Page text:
N.J. high court explains ruling upholding ban on media contact with jurors
By The Associated Press
TRENTON, N.J. Prosecutors might get an unfair advantage in the retrial of a rabbi accused of arranging his wife's murder if they hear media reports of what jurors in the original trial thought of their case, the state Supreme Court said in a July 18 opinion.
The opinion supports the rights of defendants in death-penalty cases and explains a 5-2 decision released by the Supreme Court in April.
The court decided to strike down part of a judge's order barring news media from publishing the names of jurors, but to uphold a prohibition on reporters contacting jurors.
It's the latest step in the complex legal saga surrounding former Cherry Hill Rabbi Fred J. Neulander, who is accused of arranging the 1994 murder of his wife, Carol. A jury in November deadlocked on whether Neulander was guilty, and the judge declared a mistrial.
Superior Court Judge Linda G. Baxter then refused to relax her rule barring reporters from contacting jurors, saying that more publicity would hurt Neulander's chance of getting an unbiased jury for a second trial.
Philadelphia Newspapers Inc., publisher of The Philadelphia Inquirer and Philadelphia Daily News, then challenged Baxter's order.
Justice Gary S. Stein and four other justices rejected the rationale of Baxter and a state appeals court, which said that published details about the first jury's deliberations would make it harder to find an impartial panel for a retrial, which is scheduled to begin Sept. 3.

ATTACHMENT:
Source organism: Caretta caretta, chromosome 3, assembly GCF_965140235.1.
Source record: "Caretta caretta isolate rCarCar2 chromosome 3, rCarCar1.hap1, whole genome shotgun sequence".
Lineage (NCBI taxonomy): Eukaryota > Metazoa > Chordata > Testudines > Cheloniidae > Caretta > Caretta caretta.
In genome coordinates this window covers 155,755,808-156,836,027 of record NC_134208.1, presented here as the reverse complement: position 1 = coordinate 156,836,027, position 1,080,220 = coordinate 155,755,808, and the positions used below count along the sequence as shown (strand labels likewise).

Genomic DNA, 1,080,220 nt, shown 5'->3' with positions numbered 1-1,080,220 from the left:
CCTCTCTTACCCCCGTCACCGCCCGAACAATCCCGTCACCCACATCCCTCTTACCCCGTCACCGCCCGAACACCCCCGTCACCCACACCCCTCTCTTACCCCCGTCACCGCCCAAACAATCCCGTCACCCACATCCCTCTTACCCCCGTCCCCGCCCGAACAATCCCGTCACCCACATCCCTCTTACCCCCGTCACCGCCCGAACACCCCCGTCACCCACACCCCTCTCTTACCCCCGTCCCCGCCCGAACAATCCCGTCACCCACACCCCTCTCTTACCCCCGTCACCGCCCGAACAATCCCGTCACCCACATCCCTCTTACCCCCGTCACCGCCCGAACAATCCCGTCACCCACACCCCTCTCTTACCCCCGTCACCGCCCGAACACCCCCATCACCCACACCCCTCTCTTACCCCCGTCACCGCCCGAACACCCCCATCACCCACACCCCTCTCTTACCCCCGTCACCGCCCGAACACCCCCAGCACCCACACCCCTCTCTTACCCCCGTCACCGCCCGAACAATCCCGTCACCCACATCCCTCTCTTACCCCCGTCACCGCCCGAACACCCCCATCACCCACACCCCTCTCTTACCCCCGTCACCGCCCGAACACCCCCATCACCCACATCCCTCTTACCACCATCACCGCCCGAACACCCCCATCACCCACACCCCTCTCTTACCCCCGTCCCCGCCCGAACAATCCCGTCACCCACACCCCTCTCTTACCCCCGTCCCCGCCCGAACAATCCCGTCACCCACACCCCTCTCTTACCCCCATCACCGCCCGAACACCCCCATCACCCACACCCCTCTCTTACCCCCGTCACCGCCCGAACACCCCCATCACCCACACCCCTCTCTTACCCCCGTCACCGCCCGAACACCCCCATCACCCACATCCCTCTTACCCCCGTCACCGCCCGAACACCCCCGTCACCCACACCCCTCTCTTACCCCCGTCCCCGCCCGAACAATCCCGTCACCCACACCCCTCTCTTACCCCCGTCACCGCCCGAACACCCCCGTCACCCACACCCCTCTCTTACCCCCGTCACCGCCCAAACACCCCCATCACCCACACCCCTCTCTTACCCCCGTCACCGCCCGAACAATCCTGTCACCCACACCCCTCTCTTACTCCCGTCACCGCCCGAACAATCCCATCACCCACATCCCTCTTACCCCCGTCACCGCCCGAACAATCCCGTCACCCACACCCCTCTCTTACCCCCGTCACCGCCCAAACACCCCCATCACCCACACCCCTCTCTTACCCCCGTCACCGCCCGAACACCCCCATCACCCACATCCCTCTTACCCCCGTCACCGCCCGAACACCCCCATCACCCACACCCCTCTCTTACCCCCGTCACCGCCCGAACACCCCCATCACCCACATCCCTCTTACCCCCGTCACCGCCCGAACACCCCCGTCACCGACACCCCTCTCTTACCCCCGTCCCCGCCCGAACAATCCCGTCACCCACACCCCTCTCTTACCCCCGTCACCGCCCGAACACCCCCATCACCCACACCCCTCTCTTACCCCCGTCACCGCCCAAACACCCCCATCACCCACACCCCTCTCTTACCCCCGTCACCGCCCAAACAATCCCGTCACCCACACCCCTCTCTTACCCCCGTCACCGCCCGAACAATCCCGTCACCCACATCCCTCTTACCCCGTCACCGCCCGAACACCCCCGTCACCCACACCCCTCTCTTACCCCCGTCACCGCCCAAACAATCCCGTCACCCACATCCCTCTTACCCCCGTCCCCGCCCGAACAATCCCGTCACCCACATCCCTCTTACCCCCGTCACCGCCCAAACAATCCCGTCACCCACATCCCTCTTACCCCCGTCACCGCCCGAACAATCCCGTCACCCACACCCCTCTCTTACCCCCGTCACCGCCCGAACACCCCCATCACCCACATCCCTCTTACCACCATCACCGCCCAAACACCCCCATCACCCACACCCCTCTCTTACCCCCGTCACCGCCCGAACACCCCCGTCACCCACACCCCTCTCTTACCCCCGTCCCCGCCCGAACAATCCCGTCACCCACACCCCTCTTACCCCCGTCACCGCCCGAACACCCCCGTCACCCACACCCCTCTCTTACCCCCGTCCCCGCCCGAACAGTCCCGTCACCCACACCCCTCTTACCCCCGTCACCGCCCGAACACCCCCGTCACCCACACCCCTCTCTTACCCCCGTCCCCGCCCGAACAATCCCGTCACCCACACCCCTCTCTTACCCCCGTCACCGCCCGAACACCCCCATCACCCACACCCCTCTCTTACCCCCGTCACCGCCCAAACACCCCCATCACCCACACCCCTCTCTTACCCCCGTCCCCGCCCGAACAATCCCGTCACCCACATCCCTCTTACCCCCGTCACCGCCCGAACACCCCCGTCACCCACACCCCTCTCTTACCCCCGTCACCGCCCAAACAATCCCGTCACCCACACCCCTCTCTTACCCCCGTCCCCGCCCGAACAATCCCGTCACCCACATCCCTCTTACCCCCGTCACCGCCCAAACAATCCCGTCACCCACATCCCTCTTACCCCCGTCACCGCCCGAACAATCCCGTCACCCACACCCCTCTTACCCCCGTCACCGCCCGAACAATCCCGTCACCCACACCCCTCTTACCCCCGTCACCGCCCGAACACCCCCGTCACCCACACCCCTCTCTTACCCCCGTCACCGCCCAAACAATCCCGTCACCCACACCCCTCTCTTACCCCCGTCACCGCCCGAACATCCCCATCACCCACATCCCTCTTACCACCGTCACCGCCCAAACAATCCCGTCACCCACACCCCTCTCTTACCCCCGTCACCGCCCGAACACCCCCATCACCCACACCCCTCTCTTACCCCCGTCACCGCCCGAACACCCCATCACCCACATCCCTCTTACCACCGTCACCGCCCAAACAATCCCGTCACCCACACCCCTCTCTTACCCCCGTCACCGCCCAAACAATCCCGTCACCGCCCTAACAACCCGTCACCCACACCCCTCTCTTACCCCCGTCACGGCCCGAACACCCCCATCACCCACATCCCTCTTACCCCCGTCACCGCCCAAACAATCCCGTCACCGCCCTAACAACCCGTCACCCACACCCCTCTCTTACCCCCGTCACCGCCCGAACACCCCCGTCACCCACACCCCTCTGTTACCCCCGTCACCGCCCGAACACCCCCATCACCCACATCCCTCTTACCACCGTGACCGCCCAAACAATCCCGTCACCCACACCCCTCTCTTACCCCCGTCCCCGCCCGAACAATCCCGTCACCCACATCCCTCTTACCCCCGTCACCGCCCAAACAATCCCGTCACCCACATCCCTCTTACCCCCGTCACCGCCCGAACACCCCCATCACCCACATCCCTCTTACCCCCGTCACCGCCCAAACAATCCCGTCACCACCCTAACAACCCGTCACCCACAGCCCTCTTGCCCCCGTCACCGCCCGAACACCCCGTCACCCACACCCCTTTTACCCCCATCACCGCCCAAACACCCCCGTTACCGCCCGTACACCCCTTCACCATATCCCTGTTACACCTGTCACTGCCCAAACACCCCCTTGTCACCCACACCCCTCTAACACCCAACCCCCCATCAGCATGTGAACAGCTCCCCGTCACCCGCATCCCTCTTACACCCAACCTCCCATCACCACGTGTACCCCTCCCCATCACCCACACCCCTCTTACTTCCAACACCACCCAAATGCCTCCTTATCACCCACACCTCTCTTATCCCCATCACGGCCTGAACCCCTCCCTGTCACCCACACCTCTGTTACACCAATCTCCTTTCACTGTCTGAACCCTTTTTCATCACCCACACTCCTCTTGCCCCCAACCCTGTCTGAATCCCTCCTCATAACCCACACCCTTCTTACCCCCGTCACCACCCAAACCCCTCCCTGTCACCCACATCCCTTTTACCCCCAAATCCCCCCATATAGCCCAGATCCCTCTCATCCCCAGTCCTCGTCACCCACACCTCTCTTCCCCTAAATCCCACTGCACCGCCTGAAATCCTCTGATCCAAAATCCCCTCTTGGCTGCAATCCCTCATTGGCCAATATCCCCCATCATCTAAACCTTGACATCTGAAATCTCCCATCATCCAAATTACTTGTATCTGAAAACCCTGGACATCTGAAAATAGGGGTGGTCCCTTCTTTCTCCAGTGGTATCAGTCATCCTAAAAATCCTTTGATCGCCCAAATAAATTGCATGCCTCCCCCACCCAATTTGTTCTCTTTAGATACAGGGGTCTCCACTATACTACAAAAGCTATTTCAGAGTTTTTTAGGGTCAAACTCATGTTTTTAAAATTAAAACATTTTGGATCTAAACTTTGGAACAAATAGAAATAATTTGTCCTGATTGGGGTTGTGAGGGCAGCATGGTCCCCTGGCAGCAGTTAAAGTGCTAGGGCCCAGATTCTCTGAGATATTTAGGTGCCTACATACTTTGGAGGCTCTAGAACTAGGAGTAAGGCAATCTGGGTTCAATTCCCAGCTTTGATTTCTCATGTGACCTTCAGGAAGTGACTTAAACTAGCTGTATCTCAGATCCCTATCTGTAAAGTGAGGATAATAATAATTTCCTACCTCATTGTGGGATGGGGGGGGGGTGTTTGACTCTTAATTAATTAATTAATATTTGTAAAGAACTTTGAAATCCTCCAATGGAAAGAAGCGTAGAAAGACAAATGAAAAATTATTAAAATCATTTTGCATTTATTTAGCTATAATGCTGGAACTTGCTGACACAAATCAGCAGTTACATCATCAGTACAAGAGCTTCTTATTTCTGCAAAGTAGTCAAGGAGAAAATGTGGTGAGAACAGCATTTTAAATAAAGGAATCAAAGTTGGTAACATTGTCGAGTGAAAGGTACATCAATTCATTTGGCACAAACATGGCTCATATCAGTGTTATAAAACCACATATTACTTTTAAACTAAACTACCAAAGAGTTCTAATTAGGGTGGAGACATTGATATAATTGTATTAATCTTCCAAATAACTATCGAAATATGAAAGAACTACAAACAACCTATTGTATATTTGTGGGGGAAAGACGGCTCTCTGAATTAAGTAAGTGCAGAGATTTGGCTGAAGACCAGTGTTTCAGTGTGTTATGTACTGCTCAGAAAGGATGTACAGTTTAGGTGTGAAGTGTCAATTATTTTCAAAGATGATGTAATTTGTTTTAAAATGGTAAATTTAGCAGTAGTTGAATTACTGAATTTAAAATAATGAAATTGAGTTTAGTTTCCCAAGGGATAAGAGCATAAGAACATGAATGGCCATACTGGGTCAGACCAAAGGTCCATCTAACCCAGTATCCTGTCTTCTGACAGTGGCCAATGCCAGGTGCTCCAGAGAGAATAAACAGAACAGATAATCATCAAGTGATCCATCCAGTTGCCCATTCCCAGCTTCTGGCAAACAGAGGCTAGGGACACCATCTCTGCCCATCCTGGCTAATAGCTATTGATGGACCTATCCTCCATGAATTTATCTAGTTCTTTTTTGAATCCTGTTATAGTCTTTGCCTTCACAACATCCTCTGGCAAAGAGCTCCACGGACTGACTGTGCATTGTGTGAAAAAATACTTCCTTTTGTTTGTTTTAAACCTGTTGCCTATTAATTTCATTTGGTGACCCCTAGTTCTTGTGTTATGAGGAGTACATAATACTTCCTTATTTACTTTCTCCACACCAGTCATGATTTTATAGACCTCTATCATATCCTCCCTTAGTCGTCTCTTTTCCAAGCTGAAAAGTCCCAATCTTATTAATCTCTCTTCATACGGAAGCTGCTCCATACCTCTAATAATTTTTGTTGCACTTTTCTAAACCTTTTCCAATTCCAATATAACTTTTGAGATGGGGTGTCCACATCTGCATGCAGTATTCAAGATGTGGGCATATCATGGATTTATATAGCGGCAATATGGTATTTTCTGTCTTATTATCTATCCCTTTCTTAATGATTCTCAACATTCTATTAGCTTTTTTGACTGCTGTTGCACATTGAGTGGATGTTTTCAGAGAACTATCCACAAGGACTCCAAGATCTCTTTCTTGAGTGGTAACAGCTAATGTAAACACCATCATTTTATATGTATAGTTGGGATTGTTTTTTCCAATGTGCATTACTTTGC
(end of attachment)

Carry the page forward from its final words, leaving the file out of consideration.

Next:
The judges said the bigger concern was that prosecutors would learn which parts of their case gave jurors doubts, allowing them to prepare for the new trial accordingly.
"The obvious distinction is that the juror identities were disclosed in open court proceedings attended by media representatives. In comparison, jury deliberations, presumably the primary subject of the media's request to interview jurors, are a closed proceeding attended by no one but the deliberating jurors," Stein wrote in his majority opinion.
The court majority's reasoning bothered Justice Virginia A. Long, who wrote a dissent also signed by Chief Justice Deborah T. Poritz.
"The minimal incremental potential impact of a former juror's statements on the State's retrial case, if any, is trivial in light of the extensive publicity about every other aspect of the case, from the killing of Carol Neulander and her husband's arrest and indictment through the gavel-to-gavel coverage of the first trial and beyond," Long wrote.
Editors for the Inquirer said they would ask the state court to reconsider but that an appeal to the U.S. Supreme Court remained a possibility.
Neulander defense lawyer Dennis Wixted said the opinion was not an affront to the First Amendment because it restricts the media only in death penalty cases in which the guilt phase ends in a hung jury.
Four Inquirer reporters were found to be in contempt last month for violating the judge's ban on contacting jurors.
The reporters are appealing their convictions and sentences. Each was fined $1,000, and three were ordered to spend time on a work detail.
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